Chef Amos Watts prepares a 10-year-old ribeye at Corrida in Boulder. JAMES STUKENBERG FOR THE WALL STREET JOURNAL SAVE SHARE TEXT 108
Steakhouses looking for the next big thing are hoping to lure diners with dishes made from older cows; ‘a little bit of a tougher bite’


Rod Bolls, 44, is a regular at Corrida, a steakhouse in Boulder, Colo. But he wasn’t sure he wanted to try one of their newer offerings. Dubbed “vaca vieja”—Spanish for “old cow”—it’s a ribeye steak the menu described as being “8 years at harvest.” That’s about four times older than normal.

“I had some reservations eating an 8-year-old cow,” says Mr. Bolls, who owns a storage-container company. “When you think older cow, you think beef jerky.” But the chef persuaded him to try it. “He said, ‘Listen, it’s like a fine wine.’”

Steakhouses looking for the next big thing are hoping to lure diners with a new hook: old beef. Traditionally, U.S. restaurants have served meat from cattle that are no older than two years; older animals can be tougher and more susceptible to disease. But the meat tends to have a richer flavor. Taking a cue from restaurants in Spain, especially the Basque region, where “vaca vieja” is a tradition, more U.S. restaurants are putting old beef on the menu.

For high-end steakhouses, an older beef offering can help cultivate a trendy image and bring in more revenue, says Chicago restaurant consultant Aaron Allen. “They are constantly trying to find ways to make steak a differentiated experience,” he adds.

Bazaar Meat in Las Vegas offers a ‘vaca vieja’ made from 8- to 10-year-old Holstein cows.PHOTO: THINKFOODGROUP/BAZAAR MEAT 

Bazaar Meat in Las Vegas was one of the first U.S. restaurants to offer older cows when it opened in 2014. Most diners still order the younger steak, says executive chef Alex Pitts, but interest in the older offerings has grown, now comprising about 15% of steak orders, says Mr. Pitts.

Getting the menu description right can be tricky. “We’ve never come up with the perfect verbiage,” Mr. Pitts says. “Calling it an ‘old’ animal has some weird connotations.” The menu uses the “vaca vieja” term, sometimes with additional phrasing. An older-beef ribeye tasting is: “In the European tradition, a more mature animal with more pronounced flavor, hand-selected eight-year-old working cows.”

At Corrida in Boulder, chef and co-owner Amos Watts started selling older beef last year. The 8- to 12-year-old angus tomahawk ribeye sells for $110 a pound. To make it more tender, the steak is dry aged, a process which helps break down the meat.

Amos Watts at Corrida started offering steak made from 8- to 12-year-old cows to customers last year. PHOTO: JAMES STUKENBERG FOR THE WALL STREET JOURNAL 

He often brings raw meat to a table to highlight how the fat in an older cow is visible “in little flecks” versus the “lightning bolts” in younger steak, which can create more tenderness when properly prepared, he says. “The marbling is as good as our Wagyu,” says Mr. Watts. “It’s definitely our most special beef.” Servers explain that the older cut is analogous to a full-bodied red wine. Diner Mr. Bolls is a convert.

At RPM Steak in Chicago, executive chef Doug Psaltis started offering older cows as a special two years ago, inspired by chefs in Spain. Now “vintage or antique” beef appears every other week, including a $58 ribeye from a 6-year-old dairy cow, he says. Recent specials have included a “tartare of vintage beef” along with a “coal-roasted Vaca Vieja Chuleton.” The older meat is often prepared over charcoal rather than in a broiler because “vintage beef is unique in its taste and texture,” he adds.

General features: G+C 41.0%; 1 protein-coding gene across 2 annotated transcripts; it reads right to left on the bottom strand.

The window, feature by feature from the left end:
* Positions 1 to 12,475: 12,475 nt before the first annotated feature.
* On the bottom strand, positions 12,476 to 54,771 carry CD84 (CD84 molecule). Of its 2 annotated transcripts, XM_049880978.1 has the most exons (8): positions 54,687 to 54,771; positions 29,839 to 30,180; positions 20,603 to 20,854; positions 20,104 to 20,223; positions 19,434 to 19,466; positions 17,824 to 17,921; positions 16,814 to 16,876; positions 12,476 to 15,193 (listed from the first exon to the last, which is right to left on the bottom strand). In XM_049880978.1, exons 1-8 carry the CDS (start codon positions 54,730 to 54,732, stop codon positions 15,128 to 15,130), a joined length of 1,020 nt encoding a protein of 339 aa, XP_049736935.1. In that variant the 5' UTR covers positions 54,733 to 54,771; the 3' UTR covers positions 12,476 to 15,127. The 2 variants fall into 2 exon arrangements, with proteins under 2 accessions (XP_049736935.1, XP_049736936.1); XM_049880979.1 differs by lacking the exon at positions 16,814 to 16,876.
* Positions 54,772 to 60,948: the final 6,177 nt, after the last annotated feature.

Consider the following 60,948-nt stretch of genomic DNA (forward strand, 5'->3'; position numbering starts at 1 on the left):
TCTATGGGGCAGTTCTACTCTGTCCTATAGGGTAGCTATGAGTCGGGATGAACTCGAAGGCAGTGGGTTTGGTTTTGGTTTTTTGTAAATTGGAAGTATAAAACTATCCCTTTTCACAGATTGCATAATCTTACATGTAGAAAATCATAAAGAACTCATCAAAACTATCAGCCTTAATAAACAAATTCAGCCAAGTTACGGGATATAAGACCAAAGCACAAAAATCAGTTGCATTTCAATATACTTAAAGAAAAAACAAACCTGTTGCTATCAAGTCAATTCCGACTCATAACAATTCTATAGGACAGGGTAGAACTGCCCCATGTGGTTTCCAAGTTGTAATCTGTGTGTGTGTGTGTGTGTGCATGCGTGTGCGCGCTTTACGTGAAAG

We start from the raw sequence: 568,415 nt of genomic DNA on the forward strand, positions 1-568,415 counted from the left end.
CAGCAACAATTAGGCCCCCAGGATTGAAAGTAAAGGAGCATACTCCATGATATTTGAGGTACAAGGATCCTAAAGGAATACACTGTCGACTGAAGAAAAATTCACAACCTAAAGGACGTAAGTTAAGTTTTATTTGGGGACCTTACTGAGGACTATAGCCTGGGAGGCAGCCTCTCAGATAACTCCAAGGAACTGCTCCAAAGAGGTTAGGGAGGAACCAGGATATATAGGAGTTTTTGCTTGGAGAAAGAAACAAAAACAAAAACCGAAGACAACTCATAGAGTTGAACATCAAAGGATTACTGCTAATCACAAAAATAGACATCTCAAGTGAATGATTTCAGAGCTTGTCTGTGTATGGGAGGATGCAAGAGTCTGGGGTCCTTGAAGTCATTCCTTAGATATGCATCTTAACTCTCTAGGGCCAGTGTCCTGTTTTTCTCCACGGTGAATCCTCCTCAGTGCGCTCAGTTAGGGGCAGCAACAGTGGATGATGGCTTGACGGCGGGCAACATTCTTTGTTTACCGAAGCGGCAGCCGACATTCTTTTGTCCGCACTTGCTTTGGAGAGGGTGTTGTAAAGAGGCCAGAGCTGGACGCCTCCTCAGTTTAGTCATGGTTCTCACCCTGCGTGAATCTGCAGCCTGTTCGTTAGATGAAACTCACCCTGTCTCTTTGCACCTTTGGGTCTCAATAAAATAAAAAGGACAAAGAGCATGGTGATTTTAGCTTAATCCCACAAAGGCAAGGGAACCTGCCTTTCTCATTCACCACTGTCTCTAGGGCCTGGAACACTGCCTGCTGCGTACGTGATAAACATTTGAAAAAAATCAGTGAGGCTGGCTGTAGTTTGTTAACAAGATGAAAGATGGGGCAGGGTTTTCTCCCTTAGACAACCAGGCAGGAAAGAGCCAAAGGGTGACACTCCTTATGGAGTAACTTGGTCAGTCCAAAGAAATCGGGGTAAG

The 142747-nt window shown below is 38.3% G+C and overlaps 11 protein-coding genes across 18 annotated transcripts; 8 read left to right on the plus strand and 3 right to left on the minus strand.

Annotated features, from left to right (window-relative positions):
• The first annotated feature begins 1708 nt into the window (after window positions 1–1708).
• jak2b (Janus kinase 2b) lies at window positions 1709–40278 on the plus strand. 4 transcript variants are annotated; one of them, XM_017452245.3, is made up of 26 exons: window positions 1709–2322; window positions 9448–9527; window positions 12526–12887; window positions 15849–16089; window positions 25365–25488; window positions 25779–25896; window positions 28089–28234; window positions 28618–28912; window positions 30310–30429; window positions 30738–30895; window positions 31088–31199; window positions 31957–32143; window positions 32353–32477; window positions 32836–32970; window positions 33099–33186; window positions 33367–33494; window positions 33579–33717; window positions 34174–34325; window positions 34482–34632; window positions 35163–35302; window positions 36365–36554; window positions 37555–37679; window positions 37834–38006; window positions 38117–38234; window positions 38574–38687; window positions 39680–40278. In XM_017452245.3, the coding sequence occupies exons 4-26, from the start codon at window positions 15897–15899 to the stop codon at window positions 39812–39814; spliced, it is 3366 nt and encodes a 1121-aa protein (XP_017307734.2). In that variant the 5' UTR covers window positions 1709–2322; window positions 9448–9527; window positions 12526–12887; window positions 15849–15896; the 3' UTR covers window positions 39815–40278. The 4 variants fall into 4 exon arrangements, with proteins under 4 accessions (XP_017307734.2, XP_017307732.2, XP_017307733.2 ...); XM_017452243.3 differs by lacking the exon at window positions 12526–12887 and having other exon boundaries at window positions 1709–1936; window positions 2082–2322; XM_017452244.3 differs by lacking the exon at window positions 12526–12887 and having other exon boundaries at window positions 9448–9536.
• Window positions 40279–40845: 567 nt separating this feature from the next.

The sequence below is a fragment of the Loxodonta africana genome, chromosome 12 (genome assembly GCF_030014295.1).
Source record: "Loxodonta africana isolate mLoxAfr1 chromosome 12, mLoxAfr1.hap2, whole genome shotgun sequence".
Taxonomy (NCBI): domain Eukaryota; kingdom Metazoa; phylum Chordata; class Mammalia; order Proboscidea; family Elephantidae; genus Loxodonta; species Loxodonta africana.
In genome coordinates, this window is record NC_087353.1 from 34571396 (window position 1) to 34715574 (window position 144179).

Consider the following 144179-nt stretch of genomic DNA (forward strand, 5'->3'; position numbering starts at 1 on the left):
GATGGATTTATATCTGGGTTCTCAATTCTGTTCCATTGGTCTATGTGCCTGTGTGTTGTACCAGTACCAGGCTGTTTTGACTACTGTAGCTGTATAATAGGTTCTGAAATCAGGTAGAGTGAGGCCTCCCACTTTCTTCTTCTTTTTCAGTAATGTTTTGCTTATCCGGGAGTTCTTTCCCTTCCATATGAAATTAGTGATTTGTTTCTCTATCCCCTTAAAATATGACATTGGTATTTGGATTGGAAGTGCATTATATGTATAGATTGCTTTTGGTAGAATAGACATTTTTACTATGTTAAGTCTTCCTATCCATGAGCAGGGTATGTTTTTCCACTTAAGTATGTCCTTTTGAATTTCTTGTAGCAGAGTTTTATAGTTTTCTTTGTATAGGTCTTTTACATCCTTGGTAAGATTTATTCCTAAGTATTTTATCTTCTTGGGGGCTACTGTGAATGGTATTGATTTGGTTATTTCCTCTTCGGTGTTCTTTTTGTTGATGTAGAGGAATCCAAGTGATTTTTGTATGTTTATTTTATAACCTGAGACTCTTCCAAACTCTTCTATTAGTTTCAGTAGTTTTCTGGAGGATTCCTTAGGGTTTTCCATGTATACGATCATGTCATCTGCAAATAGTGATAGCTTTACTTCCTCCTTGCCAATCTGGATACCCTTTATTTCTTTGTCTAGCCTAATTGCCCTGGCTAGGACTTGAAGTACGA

Servers tell customers the older meat has more connective tissue, which means it’s more muscular and harder to bite. “Younger beef could be like chewing bubblegum, mature beef tends to be a little bit of a tougher bite,” says Mr. Psaltis. But some diners like the richer flavor. “I don’t even have to add truffle butter,” says Sean Mayman, 29, a Chicago-based IT worker.

Other restaurants are sticking to younger meat. Michael Lomonaco, chef partner at New York’s Porter House Bar and Grill, says he doesn’t put older beef on the menu because it’s hard to assure the quality of older animals. “You need to be really sure of the source of supply,” he says. He hasn’t heard any customers asking for an older cow. “We have had no requests whatsoever,” he adds.

Because older cattle is at higher risk for disease, U.S. government regulations require meat processors to remove the spine, brain and other tissues when slaughtering cattle older than 30 months. That can make it difficult to find plants willing to process older cows, says Jordan Beeman, who runs HeartBrand Beef, a ranch in Flatonia, Texas.

Offerings include steak from mature beef at Tris in the Woodlands, Texas. PHOTO:AUSTIN SIMMONS


Some chefs are now paying prime-grade beef prices for old cows that were once used solely for ground beef or animal food and sold at a discount, says Austin Simmons, chef at Tris in the Woodlands, Texas, who buys Mr. Beeman’s mature beef. The older animals offer “the most concentrated beef flavor that I’ve ever had in my life,” says Mr. Simmons.

To introduce diners to the older beef, Mr. Simmons offers side-by-side tastings of 2- and 10-year-old beef. “You can see the difference,” he says. The older beef has more red in it and appears slightly darker.

Rebecca Phelps, 32, says she was initially skeptical, worried that an older animal might be more vulnerable to illness. But talking to the chef and seeing the 10-year-old cow on display changed her mind. “It’s kind of like the idea of an open kitchen—it gave me the feeling that they don’t have anything to hide,” she says. She was pleasantly surprised when she ate it. “It has a deeper, more mature flavor, almost like a better glass of wine,” she says. “It’s like comparing a Pinot to a rich Cab.”